After the meal, the half-matzah which had been “hidden,” set aside for the afikoman (“dessert”), is found and then eaten. Everyone should eat at least 1½ ounces of matzah, reclining, before midnight. After eating the afikoman, we do not eat or drink anything except for the two remaining cups of wine.

We read earlier in the seder about the afikomen and some of what it represents. Why do we save the afikomen for the end? We often say that socialism is international or it is nothing. We are obligated in the class struggle here in our own country, but that doesn't mean ignoring the class struggle that is carried out throughout the world. As Marx and Engels say in the Communist Manifesto, workers have no nation, and while the borders established by capitalism define political and economic challenges unique to each section of the proletariat, the system we are fighting is global and the capitalists are united internationally, so we must unite as well.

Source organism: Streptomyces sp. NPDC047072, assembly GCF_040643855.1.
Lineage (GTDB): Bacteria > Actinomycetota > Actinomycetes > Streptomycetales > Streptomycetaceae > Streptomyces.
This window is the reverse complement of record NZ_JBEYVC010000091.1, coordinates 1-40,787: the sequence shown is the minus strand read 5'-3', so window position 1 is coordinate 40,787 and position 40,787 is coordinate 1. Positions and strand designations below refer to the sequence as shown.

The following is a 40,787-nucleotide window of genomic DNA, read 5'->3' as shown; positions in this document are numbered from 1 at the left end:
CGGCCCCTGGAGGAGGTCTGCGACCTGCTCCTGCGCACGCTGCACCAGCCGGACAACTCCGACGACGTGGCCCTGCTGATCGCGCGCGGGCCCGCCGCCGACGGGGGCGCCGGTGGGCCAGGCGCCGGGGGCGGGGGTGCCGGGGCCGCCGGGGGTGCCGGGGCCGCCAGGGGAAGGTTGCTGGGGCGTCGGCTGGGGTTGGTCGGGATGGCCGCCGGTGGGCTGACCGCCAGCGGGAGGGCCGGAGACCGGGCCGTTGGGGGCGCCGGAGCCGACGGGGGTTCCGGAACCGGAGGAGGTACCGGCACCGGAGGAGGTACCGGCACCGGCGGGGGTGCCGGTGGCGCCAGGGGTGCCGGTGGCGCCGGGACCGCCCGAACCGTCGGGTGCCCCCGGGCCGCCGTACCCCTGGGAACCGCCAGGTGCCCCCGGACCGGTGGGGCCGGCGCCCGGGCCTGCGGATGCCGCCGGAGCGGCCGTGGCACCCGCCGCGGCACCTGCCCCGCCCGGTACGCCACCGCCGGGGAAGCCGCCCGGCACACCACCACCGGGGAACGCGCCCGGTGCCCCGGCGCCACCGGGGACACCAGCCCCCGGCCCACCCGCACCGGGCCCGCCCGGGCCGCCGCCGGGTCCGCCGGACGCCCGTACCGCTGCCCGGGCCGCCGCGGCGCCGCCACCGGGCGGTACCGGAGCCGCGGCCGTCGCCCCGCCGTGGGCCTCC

We eat the afikomen at the end of our seder because we know that the revolution will not be complete until each of the pieces of the world proletariat are united in struggle. As we eat the matzah that represents both our slavery and our liberation, let us bring together all the pieces of our international and the class struggle in our renewed efforts to bring freedom at last.

haggadah Section: Tzafun